appellant tried to obtain counsel immediately after the July
docket call, but the earliest appointment she could get was for
the day of trial.
Appellant has not demonstrated that the trial court abused
its discretion in denying her motion for a continuance or that
she was prejudiced by the denial. The record established that
both parties had witnesses present and that appellant had been
earlier urged to come to court with counsel. Appellant called
witnesses in her own behalf, testified herself, and
cross-examined the witnesses called by appellee as well as
appellee himself. Therefore, the trial court did not abuse its
discretion in denying appellant’s request for a continuance.
Best Interests of the Child
“In matters concerning custody and visitation, the welfare
and best interests of the child are the `primary, paramount, and
controlling considerations.'” Kogon v. Ulerick, 12 Va. App. 595,
596, 405 S.E.2d 441, 442 (1991) (citation omitted). The trial
court is vested with broad discretion to make the decisions
necessary to safeguard and promote the child’s best interests,
and its decision will not be set aside unless plainly wrong or
without evidence to support it. Farley v. Farley, 9 Va. App.
326, 327-28, 387 S.E.2d 794, 795 (1990).
The trial court ruled that the best interests of the child
would be served by granting physical custody to appellee. The
evidence demonstrated that appellee and his new wife lived in a
three-bedroom home. Both parents were college-educated and had
stable jobs. Appellee had made arrangements for his child to
attend the local school and participate in neighborhood sports
activities. Witnesses testified that appellee was involved with
his son and had a good relationship with him. Appellee’s new
wife testified that her ten-year-old son currently lived with
them and got along well with appellee’s son and that she was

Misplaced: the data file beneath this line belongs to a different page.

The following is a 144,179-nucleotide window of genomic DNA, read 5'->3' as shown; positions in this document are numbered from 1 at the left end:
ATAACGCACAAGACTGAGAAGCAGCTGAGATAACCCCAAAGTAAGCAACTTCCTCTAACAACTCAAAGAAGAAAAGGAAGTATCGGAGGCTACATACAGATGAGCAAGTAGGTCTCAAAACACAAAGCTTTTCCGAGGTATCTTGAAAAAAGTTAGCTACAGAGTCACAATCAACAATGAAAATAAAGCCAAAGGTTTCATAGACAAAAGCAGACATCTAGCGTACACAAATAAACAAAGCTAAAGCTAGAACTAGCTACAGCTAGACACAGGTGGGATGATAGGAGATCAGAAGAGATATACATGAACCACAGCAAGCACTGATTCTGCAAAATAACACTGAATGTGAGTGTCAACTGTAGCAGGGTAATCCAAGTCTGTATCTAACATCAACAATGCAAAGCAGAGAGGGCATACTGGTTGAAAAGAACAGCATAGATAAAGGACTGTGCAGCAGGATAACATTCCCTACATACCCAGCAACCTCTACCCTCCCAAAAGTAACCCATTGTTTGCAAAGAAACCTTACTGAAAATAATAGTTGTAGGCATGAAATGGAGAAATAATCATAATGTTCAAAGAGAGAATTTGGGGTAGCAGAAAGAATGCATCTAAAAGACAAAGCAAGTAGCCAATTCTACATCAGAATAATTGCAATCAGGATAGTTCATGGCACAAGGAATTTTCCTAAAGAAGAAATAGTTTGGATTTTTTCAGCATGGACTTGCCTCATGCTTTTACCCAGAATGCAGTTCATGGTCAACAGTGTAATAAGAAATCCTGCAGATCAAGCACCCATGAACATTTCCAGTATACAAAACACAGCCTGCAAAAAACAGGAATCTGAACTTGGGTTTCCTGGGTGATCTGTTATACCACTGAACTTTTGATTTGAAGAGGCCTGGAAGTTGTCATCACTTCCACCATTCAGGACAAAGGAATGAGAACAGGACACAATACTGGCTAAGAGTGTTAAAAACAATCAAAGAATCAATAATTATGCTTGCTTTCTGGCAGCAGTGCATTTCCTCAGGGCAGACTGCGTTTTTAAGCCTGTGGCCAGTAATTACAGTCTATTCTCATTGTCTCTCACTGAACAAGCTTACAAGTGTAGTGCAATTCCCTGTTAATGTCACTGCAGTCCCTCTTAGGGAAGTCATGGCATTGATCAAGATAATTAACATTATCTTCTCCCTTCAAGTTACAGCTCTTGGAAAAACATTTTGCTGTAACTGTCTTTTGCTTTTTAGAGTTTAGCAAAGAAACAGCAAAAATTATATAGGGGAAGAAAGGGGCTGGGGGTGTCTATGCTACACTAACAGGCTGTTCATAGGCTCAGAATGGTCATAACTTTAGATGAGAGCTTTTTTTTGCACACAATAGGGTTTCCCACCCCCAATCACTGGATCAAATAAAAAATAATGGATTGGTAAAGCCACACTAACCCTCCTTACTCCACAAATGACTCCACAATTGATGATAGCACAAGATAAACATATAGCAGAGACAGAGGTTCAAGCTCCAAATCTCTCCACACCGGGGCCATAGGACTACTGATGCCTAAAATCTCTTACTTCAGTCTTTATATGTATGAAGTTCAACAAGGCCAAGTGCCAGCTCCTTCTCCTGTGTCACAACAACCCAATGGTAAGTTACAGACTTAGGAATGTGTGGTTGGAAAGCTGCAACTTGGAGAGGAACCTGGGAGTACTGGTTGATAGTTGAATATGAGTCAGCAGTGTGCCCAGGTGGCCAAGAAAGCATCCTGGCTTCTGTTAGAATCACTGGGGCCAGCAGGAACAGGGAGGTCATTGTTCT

supportive of appellee’s desire to have his son live with them.
Appellant’s witnesses testified that she was a good mother
who was actively involved with her son’s school and regularly
took him to church. Appellant testified that, although she was
presently unemployed, in the past five years she had worked
through agencies doing day work, babysitting, and cleaning.
Appellant lived with her disabled parents and had done so for a
number of years. They lived in an apartment in the Richmond area
and had recently moved to another apartment in Williamsburg. The
testimony indicated that appellant and her parents had relocated
to Williamsburg “because ‘she felt like it.'” Appellant
testified that the move “was only temporary” and she intended to
The trial court noted that it considered the evidence heard
ore tenus as well as the statutory factors set out in Code
?? 20-124.2 and 20-123.3 before determining that it was in the
best interests of the child to award physical custody to
appellee. Credible evidence supports the finding of the trial
The trial court questioned why appellant relocated from the
Richmond area to the Williamsburg area. Appellant alleged that
appellee had subjected her to verbal abuse. Appellant’s
witnesses indicated that appellant moved merely because she
wanted to do so, and appellant herself indicated that the move
was only temporary. Appellee denied any verbal abuse and
testified that appellant had been less cooperative in
facilitating visitation when she learned he was getting married.
The court found that the move to Williamsburg was
detrimental to the child’s best interests, and continued the
matter to allow appellant to return with the child to the
Richmond area before ruling on physical custody. At the
subsequent hearing, appellant appeared without counsel and
indicated that she had enrolled the child in school in
Credible evidence supports that trial court’s determination
that appellant’s move away from the area where the child had the
opportunity to have a substantial relationship with his father
was not in the child’s best interests. Appellee’s home was
stable and provided the benefits of a neighborhood setting with
additional activities appropriate for children. Moreover, the
evidence proved that the appellant was unemployed and did not
prove that the “temporary” move to Williamsburg provided any
benefit to the child.
Prior to the filing of the custody petition in the juvenile
and domestic relations district court, no court order existed
determining custody of the child. Thus, appellee was entitled to
a de novo hearing in the circuit court upon his appeal from the
initial custody determination by the juvenile court. Peple v.
Peple, 5 Va. App. 414, 419, 364 S.E.2d 232, 236 (1988). “A de
novo hearing means a trial anew, with the burden of proof
remaining upon the party with whom it rested in the juvenile
court.” Parish v. Spaulding, 20 Va. App. 130, 132, 455 S.E.2d
728, 729 (1995) (citations omitted). At the de novo hearing, the
primary issue was the best interests of the child. Kogon, 12 Va.
App. at 596, 405 S.E.2d at 442.
Accordingly, the decision of the circuit court is affirmed.